7 Steps to Building a Workers Comp Program

Steven J. Link


November 1, 2010

Regardless of industry, running a well-managed workers compensation program is becoming more critical than ever. When highly trained, experienced employees remain on the job, productivity rises, employee morale increases and workers comp costs fall.

Here are seven steps to follow to ensure that your program is delivering.

1. Program Coordination
At the outset, the organization needs to designate a qualified person as program coordinator. This person must be motivated, knowledgeable, highly regarded by colleagues and possess powerful communication skills. The workers comp coordinator will become responsible for managing both frequency and severity of claims and ultimately the organization's total cost of risk. For best results, the person should be empowered to make staffing and financial decisions that impact program performance.

2. Employee Health and Wellness
Employers have an obligation to ensure that workers' physical abilities are commensurate with the duties they are expected to perform. This process should begin before employees are even hired and continue throughout their employment. Businesses should also encourage employees to protect and improve their health and well-being-healthy workers are less likely to become injured and more likely to return to work promptly should an injury or illness occur.

3. Safety and Loss Prevention
An organizational culture in which safety is a priority is essential. Creating such an environment begins with a commitment to safety from the top. Senior executives must take on a very visible role and support the program through communication, examples and financial support. Creating a diverse safety committee able to effect change can also play a significant role in accident reduction efforts. All employees should be held accountable for safety and loss prevention at the workplace as a condition of employment.

4. Claims Administration
One easy way to lower claims costs is to ensure all workplace incidents are reported immediately. The sooner a claim is reported to the third party administrator, the sooner the adjuster can begin the claims management process. Industry studies have shown the more time that elapses between the time an accident occurs and the time it is reported to the claims administrator, the more costly the claim becomes. Additionally, employers need to maintain an active role in monitoring the services provided by the third party administrator. Service expectations need to be clearly defined, and performance needs to be measured and monitored on an ongoing basis. Clearly, the ability to exercise greater control over the claims administration process is one of self-insurance's greatest advantages.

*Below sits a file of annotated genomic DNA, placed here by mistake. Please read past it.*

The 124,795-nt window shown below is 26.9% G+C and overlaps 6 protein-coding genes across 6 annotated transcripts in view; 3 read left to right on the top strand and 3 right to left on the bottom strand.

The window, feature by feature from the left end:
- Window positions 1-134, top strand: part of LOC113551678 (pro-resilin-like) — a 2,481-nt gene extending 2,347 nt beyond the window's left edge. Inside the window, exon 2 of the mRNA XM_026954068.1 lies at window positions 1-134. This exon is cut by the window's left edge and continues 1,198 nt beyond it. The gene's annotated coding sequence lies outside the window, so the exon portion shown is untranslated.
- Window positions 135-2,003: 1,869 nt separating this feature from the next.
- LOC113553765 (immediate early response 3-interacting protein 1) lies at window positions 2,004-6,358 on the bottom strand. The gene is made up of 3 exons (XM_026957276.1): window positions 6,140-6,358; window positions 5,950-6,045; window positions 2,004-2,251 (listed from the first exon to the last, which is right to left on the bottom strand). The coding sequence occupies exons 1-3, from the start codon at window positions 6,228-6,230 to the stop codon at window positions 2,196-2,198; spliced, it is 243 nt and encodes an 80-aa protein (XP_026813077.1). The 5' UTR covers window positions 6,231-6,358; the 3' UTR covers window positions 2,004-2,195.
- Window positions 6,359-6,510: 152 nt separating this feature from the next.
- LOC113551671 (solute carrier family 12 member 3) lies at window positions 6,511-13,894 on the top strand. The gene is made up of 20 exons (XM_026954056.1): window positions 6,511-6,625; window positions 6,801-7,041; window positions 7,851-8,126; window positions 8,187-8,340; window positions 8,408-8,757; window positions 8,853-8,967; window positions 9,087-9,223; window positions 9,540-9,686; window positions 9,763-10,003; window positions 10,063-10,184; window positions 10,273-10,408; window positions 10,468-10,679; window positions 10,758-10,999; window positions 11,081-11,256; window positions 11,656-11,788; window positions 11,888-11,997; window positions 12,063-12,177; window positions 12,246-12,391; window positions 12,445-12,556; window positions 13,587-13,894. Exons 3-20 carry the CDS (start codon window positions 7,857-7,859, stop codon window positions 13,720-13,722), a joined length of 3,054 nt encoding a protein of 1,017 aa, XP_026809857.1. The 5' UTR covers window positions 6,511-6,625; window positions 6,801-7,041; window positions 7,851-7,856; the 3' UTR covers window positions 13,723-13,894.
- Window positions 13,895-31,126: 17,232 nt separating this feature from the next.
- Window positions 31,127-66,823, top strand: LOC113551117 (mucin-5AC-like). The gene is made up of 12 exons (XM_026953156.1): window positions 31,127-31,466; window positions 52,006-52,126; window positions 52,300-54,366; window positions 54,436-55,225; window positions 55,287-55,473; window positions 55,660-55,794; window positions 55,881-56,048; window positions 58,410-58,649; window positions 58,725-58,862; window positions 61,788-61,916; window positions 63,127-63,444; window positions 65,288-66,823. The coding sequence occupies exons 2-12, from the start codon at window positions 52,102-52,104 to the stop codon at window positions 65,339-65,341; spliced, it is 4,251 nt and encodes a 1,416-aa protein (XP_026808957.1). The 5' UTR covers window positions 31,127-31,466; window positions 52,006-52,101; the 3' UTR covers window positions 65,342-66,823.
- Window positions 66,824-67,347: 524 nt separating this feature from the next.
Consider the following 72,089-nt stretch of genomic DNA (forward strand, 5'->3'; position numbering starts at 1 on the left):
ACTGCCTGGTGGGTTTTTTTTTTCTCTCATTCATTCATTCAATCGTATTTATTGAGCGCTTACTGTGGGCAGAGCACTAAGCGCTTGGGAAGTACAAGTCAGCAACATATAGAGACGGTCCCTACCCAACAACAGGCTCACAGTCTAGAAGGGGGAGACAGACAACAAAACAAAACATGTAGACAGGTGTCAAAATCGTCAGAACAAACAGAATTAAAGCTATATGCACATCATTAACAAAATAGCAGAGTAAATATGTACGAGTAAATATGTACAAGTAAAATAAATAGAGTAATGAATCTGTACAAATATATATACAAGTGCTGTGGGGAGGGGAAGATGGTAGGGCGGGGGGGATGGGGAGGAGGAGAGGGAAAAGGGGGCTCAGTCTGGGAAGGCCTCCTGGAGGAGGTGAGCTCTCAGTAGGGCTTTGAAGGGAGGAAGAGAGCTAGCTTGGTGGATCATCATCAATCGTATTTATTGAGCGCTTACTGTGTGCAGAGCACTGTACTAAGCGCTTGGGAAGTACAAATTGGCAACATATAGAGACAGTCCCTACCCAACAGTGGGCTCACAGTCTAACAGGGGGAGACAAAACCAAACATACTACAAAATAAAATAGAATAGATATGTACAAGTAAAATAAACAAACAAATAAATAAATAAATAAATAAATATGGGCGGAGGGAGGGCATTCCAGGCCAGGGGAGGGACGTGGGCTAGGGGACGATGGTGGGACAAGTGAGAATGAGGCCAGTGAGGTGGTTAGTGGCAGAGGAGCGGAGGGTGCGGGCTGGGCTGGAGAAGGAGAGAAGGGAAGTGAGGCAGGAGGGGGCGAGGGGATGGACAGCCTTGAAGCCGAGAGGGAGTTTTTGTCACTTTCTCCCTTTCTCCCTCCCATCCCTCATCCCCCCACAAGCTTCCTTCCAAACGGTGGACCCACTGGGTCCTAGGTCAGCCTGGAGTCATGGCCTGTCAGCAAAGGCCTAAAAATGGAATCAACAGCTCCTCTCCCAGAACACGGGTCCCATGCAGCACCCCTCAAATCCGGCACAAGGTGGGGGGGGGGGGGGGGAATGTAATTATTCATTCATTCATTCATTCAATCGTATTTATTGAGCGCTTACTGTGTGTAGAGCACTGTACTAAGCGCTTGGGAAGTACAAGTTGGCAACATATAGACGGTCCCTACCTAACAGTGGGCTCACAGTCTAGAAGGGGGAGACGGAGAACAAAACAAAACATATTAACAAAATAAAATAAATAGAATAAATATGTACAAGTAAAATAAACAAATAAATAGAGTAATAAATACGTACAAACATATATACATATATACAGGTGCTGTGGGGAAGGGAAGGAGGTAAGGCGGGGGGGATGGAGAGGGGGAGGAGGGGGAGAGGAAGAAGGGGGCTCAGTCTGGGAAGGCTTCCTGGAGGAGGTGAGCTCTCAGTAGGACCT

5. Medical Management
Workers compensation medical costs are spiraling out of control. Managing them starts by fostering an environment of trust where workers believe their employer will do everything possible to provide prompt, quality medical care. Communication with injured employees should take place continually throughout the recovery process. Among some of the more effective techniques being employed to manage medical costs today are: preferred provider organizations, designated physicians and clinics that specialize in treating industrial injuries, independent medical evaluations, medical case management, medical bill review and pharmaceutical management.

6. Return to Work
Since the goal is to get injured workers back to their pre-injury job, the return to work program should provide transitional duty. This allows the injured employee to come back to work with the restrictions given by the treating physician and then transition the individual back into the original job as restrictions are reduced. New hires should be oriented to the program, and all employees should be aware of the employers' philosophy, structure, benefits and responsibilities. Treating physicians and independent medical examination doctors also need to stay in the loop.

7. Data Management
Tracking, trending and analyzing data is necessary to determine where, why and what types of injuries are occurring. This level of information in turn allows employers to develop and implement cost management strategies. Benchmarking data also allows an employer to measure how it is doing compared to established goals and objectives. The result is noticeably improved decision-making capabilities.

Steven J. Link is one of the founders of Midwest Employers Casualty Company (MECC). As executive vice president, Link is responsible for the development of MECC's marketing and branding initiative, and the enhancement of the company's client service strategy.